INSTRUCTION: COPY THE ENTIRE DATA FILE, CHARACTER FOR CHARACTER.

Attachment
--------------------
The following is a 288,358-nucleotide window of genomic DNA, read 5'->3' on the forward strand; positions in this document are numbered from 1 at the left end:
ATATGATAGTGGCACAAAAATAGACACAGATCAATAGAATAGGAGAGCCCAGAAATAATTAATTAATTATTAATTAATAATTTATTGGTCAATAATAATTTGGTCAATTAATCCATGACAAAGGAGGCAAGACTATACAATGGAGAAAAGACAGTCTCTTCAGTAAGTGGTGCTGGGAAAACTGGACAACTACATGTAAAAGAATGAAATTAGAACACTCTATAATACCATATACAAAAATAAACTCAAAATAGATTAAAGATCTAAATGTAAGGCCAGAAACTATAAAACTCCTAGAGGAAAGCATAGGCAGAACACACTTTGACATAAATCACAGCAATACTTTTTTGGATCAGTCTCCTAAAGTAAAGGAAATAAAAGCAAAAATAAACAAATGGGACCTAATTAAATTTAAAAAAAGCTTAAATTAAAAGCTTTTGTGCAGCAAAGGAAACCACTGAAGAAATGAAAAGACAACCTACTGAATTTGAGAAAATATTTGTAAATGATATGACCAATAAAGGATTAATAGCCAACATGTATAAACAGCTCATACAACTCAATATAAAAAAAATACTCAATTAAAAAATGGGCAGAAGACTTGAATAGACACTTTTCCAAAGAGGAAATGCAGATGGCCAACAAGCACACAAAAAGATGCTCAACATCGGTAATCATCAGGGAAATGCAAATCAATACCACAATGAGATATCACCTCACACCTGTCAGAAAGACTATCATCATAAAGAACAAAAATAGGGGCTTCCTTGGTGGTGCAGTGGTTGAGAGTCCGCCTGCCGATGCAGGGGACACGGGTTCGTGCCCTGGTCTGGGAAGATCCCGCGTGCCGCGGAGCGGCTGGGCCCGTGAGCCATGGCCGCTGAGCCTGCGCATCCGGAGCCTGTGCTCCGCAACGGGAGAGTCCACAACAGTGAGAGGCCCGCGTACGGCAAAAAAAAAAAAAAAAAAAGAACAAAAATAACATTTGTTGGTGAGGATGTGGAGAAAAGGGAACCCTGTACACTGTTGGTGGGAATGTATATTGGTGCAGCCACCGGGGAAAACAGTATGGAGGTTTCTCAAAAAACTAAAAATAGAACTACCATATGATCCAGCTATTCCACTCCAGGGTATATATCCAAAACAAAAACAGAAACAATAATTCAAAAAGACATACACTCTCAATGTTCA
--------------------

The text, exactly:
The following is a 288,358-nucleotide window of genomic DNA, read 5'->3' on the forward strand; positions in this document are numbered from 1 at the left end:
ATATGATAGTGGCACAAAAATAGACACAGATCAATAGAATAGGAGAGCCCAGAAATAATTAATTAATTATTAATTAATAATTTATTGGTCAATAATAATTTGGTCAATTAATCCATGACAAAGGAGGCAAGACTATACAATGGAGAAAAGACAGTCTCTTCAGTAAGTGGTGCTGGGAAAACTGGACAACTACATGTAAAAGAATGAAATTAGAACACTCTATAATACCATATACAAAAATAAACTCAAAATAGATTAAAGATCTAAATGTAAGGCCAGAAACTATAAAACTCCTAGAGGAAAGCATAGGCAGAACACACTTTGACATAAATCACAGCAATACTTTTTTGGATCAGTCTCCTAAAGTAAAGGAAATAAAAGCAAAAATAAACAAATGGGACCTAATTAAATTTAAAAAAAGCTTAAATTAAAAGCTTTTGTGCAGCAAAGGAAACCACTGAAGAAATGAAAAGACAACCTACTGAATTTGAGAAAATATTTGTAAATGATATGACCAATAAAGGATTAATAGCCAACATGTATAAACAGCTCATACAACTCAATATAAAAAAAATACTCAATTAAAAAATGGGCAGAAGACTTGAATAGACACTTTTCCAAAGAGGAAATGCAGATGGCCAACAAGCACACAAAAAGATGCTCAACATCGGTAATCATCAGGGAAATGCAAATCAATACCACAATGAGATATCACCTCACACCTGTCAGAAAGACTATCATCATAAAGAACAAAAATAGGGGCTTCCTTGGTGGTGCAGTGGTTGAGAGTCCGCCTGCCGATGCAGGGGACACGGGTTCGTGCCCTGGTCTGGGAAGATCCCGCGTGCCGCGGAGCGGCTGGGCCCGTGAGCCATGGCCGCTGAGCCTGCGCATCCGGAGCCTGTGCTCCGCAACGGGAGAGTCCACAACAGTGAGAGGCCCGCGTACGGCAAAAAAAAAAAAAAAAAAAGAACAAAAATAACATTTGTTGGTGAGGATGTGGAGAAAAGGGAACCCTGTACACTGTTGGTGGGAATGTATATTGGTGCAGCCACCGGGGAAAACAGTATGGAGGTTTCTCAAAAAACTAAAAATAGAACTACCATATGATCCAGCTATTCCACTCCAGGGTATATATCCAAAACAAAAACAGAAACAATAATTCAAAAAGACATACACTCTCAATGTTCA